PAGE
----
School exams shake-up heralds four-level diploma

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The Independent Online

Sixteen-year-olds will no longer spend days in the exam hall every summer under plans announced today to scrap mass public testing for all but the "core" subjects.

Most external examinations at what is now GCSE level will go, to be replaced with internal school assessments carried out by teachers.

The proposals formed part of the biggest planned shake-up of English education for 60 years, unveiled today by former chief inspector of schools Mike Tomlinson.

Education Secretary Charles Clarke will give the Government's response to the plans this afternoon.

As expected, Mr Tomlinson called for the existing qualifications of GCSEs and A-Levels to be replaced with a new four-level diploma.

But the current qualifications will not be scrapped immediately, as the new diploma would take 10 years to be introduced.

In a move designed to ease employers' concerns over low levels of literacy and numeracy among teenagers, everyone will have to master basic maths, English and computing.

The blueprint for education for 14 to 19 year-olds also aims to stop teenagers dropping out of school and provide a more stretching challenge for the brightest students.

"The status quo is simply not an option," said Mr Tomlinson.

"The way ahead is through evolution rather than revolution," he said.

"Change is not readily embraced, but we are convinced it is needed if we are to enable all our young people to achieve as highly as possible.

"If as a consequence we manage to instil in every young person a continuing love for learning throughout their lives, then the reform will truly have been successful."

One major shift will be cutting "the burden of assessment" now endured by both teachers and students at GCSE and A-Level.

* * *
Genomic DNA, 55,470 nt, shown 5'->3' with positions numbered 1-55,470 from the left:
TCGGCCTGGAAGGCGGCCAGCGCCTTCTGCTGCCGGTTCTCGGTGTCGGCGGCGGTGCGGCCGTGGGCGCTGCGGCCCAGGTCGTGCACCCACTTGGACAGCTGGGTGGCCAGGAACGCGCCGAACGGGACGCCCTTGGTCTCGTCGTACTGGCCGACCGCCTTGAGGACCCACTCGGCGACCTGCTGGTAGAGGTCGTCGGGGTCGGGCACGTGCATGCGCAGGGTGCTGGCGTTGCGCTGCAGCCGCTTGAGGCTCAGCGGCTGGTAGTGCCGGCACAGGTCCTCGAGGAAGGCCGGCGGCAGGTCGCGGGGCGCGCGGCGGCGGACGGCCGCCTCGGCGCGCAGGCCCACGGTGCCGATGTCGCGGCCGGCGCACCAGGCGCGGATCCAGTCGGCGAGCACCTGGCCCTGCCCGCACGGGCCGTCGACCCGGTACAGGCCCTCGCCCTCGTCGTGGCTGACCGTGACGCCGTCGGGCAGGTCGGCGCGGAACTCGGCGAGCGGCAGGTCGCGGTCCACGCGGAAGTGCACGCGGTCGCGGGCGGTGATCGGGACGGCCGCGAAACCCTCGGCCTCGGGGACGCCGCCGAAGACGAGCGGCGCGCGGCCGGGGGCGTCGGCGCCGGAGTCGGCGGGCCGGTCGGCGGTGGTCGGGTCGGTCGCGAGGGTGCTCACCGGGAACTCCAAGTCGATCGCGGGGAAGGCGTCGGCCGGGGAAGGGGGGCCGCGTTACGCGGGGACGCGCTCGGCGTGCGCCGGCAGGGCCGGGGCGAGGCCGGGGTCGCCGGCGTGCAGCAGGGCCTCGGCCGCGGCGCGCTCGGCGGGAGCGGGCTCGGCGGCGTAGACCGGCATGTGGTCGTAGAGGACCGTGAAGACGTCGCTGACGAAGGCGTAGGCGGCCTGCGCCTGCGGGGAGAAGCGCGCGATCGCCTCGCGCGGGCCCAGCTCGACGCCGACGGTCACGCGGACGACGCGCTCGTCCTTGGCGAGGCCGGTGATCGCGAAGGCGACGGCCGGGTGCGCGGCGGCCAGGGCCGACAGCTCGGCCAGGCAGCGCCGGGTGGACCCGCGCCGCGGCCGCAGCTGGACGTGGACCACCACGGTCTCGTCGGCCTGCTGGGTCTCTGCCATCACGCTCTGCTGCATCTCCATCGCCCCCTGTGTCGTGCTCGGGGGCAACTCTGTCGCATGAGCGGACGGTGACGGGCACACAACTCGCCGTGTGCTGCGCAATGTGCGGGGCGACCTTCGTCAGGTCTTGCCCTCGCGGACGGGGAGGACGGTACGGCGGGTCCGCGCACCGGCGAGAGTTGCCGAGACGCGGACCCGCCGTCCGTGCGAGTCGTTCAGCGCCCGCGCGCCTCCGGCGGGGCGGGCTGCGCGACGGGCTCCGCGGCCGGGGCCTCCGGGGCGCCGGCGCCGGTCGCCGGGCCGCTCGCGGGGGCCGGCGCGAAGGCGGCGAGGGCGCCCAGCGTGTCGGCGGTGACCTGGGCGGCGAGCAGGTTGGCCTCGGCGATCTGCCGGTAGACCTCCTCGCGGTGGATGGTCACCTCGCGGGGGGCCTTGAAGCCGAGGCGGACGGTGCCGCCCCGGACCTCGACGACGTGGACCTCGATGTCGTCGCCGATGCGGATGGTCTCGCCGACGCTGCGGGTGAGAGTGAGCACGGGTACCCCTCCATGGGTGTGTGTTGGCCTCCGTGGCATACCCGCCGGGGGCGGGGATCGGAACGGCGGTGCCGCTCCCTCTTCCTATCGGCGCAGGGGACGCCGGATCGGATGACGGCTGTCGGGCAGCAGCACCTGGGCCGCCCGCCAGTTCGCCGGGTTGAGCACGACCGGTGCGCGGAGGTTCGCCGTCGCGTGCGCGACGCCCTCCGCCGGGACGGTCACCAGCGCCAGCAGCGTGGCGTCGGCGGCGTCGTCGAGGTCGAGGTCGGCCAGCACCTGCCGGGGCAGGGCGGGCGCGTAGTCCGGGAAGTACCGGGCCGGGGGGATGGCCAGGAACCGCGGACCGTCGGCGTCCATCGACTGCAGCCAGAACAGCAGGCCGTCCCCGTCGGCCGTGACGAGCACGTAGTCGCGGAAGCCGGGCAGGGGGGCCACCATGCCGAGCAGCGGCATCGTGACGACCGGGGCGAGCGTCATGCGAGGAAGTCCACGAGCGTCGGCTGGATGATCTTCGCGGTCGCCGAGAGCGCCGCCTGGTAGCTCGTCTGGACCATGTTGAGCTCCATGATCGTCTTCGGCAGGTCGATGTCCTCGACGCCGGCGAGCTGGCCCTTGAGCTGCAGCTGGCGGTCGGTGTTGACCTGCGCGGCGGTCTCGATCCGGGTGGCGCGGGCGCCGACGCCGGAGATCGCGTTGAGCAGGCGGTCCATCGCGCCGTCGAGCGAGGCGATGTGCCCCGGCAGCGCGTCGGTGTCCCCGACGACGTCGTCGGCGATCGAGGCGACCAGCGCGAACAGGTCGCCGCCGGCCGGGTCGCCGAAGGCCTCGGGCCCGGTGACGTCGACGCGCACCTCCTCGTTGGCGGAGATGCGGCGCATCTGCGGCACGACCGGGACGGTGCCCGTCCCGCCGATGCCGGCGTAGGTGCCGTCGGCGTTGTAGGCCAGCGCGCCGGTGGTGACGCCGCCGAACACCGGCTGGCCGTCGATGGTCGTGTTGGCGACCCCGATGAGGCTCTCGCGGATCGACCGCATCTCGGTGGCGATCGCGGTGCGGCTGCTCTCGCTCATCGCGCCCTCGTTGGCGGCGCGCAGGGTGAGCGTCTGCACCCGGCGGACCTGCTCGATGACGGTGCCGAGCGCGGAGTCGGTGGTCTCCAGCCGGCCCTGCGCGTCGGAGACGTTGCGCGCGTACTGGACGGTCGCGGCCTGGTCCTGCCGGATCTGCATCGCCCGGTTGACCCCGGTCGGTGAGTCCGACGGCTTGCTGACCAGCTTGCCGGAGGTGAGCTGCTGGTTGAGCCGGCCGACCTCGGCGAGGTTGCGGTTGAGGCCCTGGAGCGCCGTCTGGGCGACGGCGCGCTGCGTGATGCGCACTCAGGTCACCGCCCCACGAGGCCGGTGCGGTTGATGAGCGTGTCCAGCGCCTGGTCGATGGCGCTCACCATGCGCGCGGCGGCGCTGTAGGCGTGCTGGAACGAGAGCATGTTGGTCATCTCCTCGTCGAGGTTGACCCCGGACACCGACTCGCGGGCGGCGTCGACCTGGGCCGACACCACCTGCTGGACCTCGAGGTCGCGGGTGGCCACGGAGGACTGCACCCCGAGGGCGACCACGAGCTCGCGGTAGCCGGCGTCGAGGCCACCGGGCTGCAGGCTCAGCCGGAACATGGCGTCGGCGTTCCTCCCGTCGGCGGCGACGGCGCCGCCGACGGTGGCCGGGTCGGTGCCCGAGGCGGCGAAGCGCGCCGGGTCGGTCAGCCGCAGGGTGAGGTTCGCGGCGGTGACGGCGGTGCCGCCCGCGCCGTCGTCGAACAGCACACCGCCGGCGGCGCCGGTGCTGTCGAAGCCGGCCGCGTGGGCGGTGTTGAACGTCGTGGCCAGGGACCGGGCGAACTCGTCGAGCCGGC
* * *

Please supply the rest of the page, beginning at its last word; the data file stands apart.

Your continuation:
Too much time is spent preparing for exams which could be used for genuine learning, the government working group report said.

The average student now has to sit about 40 public examinations between the ages of 16 and 18.

Existing GCSE exams would be scrapped and "teacher-led" assessment would be the main way of testing students at this age.

Some external testing would continue, particularly in the "core" elements of the diploma - basic literacy and numeracy.

The reforms would also see a massive cut in the amount of coursework students have to do as much of it is currently repetitive.

And they could also save £60 million currently spent on moderators and examiners for GCSEs and GNVQ courses.

The current system of six units to make up an A-level would also be cut to four, the report said.

Another key proposal was to offer much better options for work-related courses.

Mr Tomlinson said this was "absolutely essential" as Britain has one of the highest drop-out rates for post-16 education in the industrialised world.

The brightest students studying what are now A-level courses should be able to take on work normally reserved for the first year of a university degree.

They will be rewarded with two new grades - an A+ and an A++.

These changes aim to help top universities like Oxford and Cambridge pick out the very best students, when almost a quarter get A-grades at A-level now.

Ministers are expected to set out their formal response to the report later.

But there is already anxiety that the Government will "cherry pick" a few of the plans and leave the rest.

Mr Tomlinson said: "There is always the possibility of cherry picking but I would advise the Government to keep the reforms in their structural integrity."

It will be possible to introduce the changes in 10 years if ministers take a decision early in the new year, he said.

The reforms would be more expensive to implement than the current system, he said, without putting a figure on the likely costs.

But the bill for ducking reform would be much higher in the long run, with youngsters in prison and poor levels of basic literacy, he said.

"If you can create routes to get young people engaged, then you will lower the cost of picking up the pieces afterwards.

"That is the key. It will be cheaper in the long run."

Teachers leaders broadly welcomed the plans but some expressed concerns that the move to more internal assessment might result in much more work for staff.

The business world was not convinced that the reforms would achieve the goal of raising levels of numeracy and literacy.

The CBI said: "Business must be convinced that more will be gained than lost by reorganising 14 to 19-year-olds' qualifications."